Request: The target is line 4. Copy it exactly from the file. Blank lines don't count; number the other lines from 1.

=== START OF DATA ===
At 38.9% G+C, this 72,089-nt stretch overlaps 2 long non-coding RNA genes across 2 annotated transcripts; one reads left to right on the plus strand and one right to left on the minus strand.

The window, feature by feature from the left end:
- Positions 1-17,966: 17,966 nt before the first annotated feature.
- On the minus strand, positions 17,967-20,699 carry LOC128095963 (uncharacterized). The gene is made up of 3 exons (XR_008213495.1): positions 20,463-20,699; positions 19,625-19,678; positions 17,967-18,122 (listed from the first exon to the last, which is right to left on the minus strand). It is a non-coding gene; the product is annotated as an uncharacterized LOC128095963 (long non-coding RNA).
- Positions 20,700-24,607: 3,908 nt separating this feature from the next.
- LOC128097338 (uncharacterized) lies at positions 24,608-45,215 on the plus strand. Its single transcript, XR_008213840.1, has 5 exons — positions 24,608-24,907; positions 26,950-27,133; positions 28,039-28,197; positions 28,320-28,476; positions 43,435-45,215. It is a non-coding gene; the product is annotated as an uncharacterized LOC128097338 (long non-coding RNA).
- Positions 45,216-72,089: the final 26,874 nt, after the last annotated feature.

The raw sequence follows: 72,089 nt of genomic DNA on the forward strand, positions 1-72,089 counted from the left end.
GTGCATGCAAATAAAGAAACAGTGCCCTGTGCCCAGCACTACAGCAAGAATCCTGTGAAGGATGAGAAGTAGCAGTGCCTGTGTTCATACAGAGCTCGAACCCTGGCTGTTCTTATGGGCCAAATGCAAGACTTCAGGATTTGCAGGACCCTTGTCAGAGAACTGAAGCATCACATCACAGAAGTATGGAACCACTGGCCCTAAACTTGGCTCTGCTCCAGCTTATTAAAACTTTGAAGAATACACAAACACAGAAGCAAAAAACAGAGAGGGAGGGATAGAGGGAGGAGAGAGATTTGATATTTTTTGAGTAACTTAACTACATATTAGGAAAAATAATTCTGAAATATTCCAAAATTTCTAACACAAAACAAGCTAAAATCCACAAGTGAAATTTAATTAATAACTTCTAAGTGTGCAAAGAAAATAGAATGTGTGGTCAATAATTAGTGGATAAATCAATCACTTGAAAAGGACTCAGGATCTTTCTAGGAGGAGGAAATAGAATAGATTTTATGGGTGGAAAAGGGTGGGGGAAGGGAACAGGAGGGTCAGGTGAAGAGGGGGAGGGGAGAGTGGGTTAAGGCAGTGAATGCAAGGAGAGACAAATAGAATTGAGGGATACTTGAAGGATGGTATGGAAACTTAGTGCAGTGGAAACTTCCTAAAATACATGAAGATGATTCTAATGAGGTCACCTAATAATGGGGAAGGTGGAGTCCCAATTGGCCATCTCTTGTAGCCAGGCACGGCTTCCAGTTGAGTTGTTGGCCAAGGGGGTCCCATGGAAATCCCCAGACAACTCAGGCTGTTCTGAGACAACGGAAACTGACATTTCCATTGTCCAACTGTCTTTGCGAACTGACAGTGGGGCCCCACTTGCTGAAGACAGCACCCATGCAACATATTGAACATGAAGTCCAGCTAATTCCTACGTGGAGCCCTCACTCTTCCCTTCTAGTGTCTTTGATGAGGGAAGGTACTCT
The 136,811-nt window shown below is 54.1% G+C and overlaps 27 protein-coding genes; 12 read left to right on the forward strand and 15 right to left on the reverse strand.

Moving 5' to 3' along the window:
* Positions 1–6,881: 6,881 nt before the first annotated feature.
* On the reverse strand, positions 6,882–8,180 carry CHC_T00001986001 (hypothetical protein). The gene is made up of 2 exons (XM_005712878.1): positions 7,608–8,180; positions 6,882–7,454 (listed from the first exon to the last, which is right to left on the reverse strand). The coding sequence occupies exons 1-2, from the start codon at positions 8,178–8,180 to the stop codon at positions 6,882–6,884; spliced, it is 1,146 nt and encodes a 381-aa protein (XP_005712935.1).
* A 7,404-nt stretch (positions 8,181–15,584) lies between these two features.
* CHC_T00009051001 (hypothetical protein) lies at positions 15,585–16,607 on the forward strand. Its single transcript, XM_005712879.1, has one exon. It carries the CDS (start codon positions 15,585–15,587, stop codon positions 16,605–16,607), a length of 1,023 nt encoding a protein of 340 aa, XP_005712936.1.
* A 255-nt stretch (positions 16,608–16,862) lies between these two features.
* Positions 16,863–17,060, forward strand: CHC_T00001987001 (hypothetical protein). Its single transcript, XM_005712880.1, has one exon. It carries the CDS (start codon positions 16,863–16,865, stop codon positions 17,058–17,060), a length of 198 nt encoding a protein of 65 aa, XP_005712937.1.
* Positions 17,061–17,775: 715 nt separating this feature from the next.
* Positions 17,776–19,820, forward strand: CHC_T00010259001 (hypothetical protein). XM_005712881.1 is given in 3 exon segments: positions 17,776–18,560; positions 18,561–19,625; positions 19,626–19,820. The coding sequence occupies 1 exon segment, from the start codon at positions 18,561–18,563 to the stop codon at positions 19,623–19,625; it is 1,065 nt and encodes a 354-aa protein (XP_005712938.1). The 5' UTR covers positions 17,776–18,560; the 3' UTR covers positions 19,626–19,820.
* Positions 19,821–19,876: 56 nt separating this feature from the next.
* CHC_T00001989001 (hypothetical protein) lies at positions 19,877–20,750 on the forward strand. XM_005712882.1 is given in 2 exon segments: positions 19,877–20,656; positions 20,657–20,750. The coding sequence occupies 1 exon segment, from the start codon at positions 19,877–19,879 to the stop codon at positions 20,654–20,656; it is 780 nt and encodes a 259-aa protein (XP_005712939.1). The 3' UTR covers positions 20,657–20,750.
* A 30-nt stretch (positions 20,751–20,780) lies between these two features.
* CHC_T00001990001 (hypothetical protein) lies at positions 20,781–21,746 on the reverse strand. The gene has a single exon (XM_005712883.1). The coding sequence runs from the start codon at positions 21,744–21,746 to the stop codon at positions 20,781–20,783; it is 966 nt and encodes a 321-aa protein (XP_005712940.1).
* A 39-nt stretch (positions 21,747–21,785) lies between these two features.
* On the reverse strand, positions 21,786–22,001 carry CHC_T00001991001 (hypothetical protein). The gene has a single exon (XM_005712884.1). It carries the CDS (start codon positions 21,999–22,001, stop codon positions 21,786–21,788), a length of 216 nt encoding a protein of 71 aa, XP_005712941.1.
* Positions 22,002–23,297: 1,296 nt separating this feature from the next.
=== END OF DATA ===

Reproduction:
- On the minus strand, positions 17,967-20,699 carry LOC128095963 (uncharacterized). The gene is made up of 3 exons (XR_008213495.1): positions 20,463-20,699; positions 19,625-19,678; positions 17,967-18,122 (listed from the first exon to the last, which is right to left on the minus strand). It is a non-coding gene; the product is annotated as an uncharacterized LOC128095963 (long non-coding RNA).